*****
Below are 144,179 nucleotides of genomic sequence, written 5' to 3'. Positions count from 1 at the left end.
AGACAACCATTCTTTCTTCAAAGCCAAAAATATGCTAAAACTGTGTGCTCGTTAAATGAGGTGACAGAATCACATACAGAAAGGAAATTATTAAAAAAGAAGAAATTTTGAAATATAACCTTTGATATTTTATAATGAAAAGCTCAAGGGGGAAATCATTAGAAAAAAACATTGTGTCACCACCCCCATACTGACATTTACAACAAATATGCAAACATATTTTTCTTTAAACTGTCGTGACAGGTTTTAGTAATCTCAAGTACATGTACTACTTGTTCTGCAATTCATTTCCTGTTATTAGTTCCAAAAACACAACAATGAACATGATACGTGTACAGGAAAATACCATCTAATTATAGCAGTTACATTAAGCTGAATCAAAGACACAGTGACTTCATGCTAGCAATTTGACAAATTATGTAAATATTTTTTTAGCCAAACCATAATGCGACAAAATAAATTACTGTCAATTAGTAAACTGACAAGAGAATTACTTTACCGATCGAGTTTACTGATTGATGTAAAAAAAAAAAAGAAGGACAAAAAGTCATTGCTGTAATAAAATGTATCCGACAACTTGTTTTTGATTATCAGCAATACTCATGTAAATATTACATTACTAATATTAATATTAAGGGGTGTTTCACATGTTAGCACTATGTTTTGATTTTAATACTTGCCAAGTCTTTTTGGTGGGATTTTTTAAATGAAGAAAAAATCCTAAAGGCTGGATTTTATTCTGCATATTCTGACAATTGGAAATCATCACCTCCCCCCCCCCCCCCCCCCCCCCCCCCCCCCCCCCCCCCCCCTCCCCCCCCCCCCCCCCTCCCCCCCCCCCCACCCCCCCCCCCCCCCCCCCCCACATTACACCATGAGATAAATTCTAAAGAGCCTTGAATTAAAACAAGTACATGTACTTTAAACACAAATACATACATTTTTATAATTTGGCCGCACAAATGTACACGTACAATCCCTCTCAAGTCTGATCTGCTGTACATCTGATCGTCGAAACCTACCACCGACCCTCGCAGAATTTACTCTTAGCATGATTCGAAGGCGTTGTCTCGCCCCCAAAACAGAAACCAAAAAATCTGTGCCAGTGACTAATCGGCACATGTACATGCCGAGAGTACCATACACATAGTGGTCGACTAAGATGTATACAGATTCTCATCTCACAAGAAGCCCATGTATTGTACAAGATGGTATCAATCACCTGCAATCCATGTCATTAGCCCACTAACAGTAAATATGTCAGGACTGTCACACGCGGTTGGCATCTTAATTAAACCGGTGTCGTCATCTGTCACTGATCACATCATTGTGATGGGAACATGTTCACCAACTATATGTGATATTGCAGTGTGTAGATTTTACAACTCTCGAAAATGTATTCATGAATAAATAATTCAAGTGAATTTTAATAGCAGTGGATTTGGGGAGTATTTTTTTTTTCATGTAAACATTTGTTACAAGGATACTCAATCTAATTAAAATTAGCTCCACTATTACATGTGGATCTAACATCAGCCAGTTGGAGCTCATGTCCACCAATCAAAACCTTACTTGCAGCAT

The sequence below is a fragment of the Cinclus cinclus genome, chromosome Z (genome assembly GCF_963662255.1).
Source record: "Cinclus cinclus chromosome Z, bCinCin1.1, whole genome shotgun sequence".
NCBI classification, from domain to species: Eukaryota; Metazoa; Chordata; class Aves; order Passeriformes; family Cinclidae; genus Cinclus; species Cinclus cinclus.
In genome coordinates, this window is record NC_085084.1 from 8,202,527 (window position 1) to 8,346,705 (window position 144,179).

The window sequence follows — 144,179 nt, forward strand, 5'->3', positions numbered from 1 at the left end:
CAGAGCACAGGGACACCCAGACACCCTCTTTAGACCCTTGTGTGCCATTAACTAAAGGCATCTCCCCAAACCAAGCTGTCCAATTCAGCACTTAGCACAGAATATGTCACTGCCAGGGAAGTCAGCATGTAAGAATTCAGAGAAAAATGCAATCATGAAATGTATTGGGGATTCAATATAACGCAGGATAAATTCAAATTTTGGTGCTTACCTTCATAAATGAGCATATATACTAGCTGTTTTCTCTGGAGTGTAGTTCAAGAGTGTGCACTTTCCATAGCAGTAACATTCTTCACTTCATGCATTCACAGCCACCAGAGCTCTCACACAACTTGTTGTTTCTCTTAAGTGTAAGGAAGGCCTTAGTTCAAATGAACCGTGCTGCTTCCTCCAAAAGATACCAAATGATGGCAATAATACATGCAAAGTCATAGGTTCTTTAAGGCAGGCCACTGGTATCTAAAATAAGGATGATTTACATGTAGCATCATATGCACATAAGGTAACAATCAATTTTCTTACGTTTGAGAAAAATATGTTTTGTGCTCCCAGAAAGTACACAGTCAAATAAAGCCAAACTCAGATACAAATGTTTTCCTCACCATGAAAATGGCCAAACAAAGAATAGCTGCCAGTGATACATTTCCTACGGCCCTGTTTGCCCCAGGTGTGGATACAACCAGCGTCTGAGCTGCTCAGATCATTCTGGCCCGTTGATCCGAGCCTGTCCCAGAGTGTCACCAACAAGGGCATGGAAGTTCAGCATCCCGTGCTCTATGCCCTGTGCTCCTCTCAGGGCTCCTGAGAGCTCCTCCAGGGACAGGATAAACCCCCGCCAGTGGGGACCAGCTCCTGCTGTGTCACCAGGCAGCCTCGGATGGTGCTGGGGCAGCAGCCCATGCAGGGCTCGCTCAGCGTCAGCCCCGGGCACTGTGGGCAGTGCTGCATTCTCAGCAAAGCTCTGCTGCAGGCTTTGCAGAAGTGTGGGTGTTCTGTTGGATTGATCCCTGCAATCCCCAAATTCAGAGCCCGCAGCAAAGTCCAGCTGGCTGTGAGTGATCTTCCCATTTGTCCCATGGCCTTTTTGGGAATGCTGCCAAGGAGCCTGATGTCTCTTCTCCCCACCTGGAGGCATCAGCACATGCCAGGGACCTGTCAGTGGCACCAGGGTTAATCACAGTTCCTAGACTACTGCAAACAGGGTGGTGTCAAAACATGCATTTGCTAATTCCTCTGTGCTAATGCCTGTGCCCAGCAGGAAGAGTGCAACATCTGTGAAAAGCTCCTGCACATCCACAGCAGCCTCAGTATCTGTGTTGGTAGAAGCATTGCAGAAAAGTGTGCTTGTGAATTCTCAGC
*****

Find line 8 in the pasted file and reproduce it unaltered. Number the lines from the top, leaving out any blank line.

CAGAGCACAGGGACACCCAGACACCCTCTTTAGACCCTTGTGTGCCATTAACTAAAGGCATCTCCCCAAACCAAGCTGTCCAATTCAGCACTTAGCACAGAATATGTCACTGCCAGGGAAGTCAGCATGTAAGAATTCAGAGAAAAATGCAATCATGAAATGTATTGGGGATTCAATATAACGCAGGATAAATTCAAATTTTGGTGCTTACCTTCATAAATGAGCATATATACTAGCTGTTTTCTCTGGAGTGTAGTTCAAGAGTGTGCACTTTCCATAGCAGTAACATTCTTCACTTCATGCATTCACAGCCACCAGAGCTCTCACACAACTTGTTGTTTCTCTTAAGTGTAAGGAAGGCCTTAGTTCAAATGAACCGTGCTGCTTCCTCCAAAAGATACCAAATGATGGCAATAATACATGCAAAGTCATAGGTTCTTTAAGGCAGGCCACTGGTATCTAAAATAAGGATGATTTACATGTAGCATCATATGCACATAAGGTAACAATCAATTTTCTTACGTTTGAGAAAAATATGTTTTGTGCTCCCAGAAAGTACACAGTCAAATAAAGCCAAACTCAGATACAAATGTTTTCCTCACCATGAAAATGGCCAAACAAAGAATAGCTGCCAGTGATACATTTCCTACGGCCCTGTTTGCCCCAGGTGTGGATACAACCAGCGTCTGAGCTGCTCAGATCATTCTGGCCCGTTGATCCGAGCCTGTCCCAGAGTGTCACCAACAAGGGCATGGAAGTTCAGCATCCCGTGCTCTATGCCCTGTGCTCCTCTCAGGGCTCCTGAGAGCTCCTCCAGGGACAGGATAAACCCCCGCCAGTGGGGACCAGCTCCTGCTGTGTCACCAGGCAGCCTCGGATGGTGCTGGGGCAGCAGCCCATGCAGGGCTCGCTCAGCGTCAGCCCCGGGCACTGTGGGCAGTGCTGCATTCTCAGCAAAGCTCTGCTGCAGGCTTTGCAGAAGTGTGGGTGTTCTGTTGGATTGATCCCTGCAATCCCCAAATTCAGAGCCCGCAGCAAAGTCCAGCTGGCTGTGAGTGATCTTCCCATTTGTCCCATGGCCTTTTTGGGAATGCTGCCAAGGAGCCTGATGTCTCTTCTCCCCACCTGGAGGCATCAGCACATGCCAGGGACCTGTCAGTGGCACCAGGGTTAATCACAGTTCCTAGACTACTGCAAACAGGGTGGTGTCAAAACATGCATTTGCTAATTCCTCTGTGCTAATGCCTGTGCCCAGCAGGAAGAGTGCAACATCTGTGAAAAGCTCCTGCACATCCACAGCAGCCTCAGTATCTGTGTTGGTAGAAGCATTGCAGAAAAGTGTGCTTGTGAATTCTCAGC